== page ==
Stratified tenfold cross validation was performed to assess the ability of each model architecture to suitably generalise to correct cancer diagnosis state for unseen samples. Figure 5 illustrates the resulting out-of-sample confusion matrices of correctly and wrongly classified samples per model, derived by aggregating the results across the 10 disjoint test folds during cross validation.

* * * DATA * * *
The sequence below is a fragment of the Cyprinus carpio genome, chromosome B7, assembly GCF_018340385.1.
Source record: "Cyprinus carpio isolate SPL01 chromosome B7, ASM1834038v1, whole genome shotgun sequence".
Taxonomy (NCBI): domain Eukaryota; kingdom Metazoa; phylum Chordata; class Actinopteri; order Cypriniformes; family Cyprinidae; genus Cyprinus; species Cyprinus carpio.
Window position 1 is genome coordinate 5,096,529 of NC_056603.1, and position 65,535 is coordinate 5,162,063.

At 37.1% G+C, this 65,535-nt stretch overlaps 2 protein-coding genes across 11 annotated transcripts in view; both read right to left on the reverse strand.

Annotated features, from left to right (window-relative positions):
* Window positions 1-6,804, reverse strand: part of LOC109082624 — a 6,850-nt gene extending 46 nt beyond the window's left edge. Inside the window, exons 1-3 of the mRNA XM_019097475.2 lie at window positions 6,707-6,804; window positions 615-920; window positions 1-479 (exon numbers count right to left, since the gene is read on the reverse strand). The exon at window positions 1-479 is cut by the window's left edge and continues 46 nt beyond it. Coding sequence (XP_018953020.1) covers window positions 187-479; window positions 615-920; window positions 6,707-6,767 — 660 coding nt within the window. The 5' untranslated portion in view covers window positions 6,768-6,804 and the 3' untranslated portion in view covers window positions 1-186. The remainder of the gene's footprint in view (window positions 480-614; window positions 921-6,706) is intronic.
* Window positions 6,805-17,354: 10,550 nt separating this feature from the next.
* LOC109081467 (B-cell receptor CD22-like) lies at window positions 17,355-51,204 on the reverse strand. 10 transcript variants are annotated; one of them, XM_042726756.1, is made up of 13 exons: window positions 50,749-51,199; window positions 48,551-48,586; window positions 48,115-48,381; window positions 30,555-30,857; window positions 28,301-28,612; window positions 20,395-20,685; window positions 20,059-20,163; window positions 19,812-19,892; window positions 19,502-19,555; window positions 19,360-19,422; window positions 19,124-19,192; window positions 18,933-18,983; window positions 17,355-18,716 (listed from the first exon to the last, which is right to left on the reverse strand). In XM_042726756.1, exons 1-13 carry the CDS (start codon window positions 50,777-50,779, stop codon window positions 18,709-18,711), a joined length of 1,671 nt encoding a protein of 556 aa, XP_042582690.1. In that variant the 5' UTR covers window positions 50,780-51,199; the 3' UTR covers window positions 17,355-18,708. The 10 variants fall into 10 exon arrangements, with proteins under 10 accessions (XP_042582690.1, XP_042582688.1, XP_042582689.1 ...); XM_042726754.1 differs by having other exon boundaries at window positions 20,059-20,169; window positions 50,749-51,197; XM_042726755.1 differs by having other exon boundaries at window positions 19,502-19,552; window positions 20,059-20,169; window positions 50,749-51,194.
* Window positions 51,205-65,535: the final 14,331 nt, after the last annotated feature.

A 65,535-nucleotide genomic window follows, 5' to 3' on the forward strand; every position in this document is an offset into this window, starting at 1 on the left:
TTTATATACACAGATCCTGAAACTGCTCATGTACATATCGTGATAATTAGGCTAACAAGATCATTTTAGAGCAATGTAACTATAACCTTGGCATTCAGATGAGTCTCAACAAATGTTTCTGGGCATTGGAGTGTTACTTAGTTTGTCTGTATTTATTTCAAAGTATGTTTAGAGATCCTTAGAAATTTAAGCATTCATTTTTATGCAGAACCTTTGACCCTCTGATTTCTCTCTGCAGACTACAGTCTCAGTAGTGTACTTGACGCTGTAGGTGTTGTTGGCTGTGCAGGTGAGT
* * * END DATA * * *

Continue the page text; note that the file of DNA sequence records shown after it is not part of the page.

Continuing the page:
Figure 5
figure 5

Out-of-sample confusion matrices for (i) KNN, (ii) decision tree, (iii) SVM and (iv) MLP model types. For each trialled model type, a single confusion matrix was derived from tenfold cross validation by aggregating the results for the 10 disjoint test folds. Since each individual sample features only once in a test fold, the confusion matrix features each sample exactly once, and the values per matrix sum to the total number of available samples in the full dataset. The corresponding categorical accuracy scores are reported, summarising the confusion matrix content for each model type.